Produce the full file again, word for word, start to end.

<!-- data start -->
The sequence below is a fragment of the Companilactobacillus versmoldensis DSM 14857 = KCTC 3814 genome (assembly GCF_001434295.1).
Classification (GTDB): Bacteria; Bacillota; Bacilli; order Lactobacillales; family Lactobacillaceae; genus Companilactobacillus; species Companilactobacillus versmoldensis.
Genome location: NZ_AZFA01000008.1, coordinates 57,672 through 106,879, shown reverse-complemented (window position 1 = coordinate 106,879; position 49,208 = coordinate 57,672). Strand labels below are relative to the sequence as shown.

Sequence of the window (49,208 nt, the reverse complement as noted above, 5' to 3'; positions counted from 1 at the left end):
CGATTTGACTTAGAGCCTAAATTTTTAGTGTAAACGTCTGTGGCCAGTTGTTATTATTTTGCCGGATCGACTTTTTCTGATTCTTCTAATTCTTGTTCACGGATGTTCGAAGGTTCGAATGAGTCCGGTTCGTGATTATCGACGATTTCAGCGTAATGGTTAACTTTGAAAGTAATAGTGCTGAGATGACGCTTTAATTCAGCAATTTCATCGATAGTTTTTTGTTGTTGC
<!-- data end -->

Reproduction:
The sequence below is a fragment of the Companilactobacillus versmoldensis DSM 14857 = KCTC 3814 genome (assembly GCF_001434295.1).
Classification (GTDB): Bacteria; Bacillota; Bacilli; order Lactobacillales; family Lactobacillaceae; genus Companilactobacillus; species Companilactobacillus versmoldensis.
Genome location: NZ_AZFA01000008.1, coordinates 57,672 through 106,879, shown reverse-complemented (window position 1 = coordinate 106,879; position 49,208 = coordinate 57,672). Strand labels below are relative to the sequence as shown.

Sequence of the window (49,208 nt, the reverse complement as noted above, 5' to 3'; positions counted from 1 at the left end):
CGATTTGACTTAGAGCCTAAATTTTTAGTGTAAACGTCTGTGGCCAGTTGTTATTATTTTGCCGGATCGACTTTTTCTGATTCTTCTAATTCTTGTTCACGGATGTTCGAAGGTTCGAATGAGTCCGGTTCGTGATTATCGACGATTTCAGCGTAATGGTTAACTTTGAAAGTAATAGTGCTGAGATGACGCTTTAATTCAGCAATTTCATCGATAGTTTTTTGTTGTTGC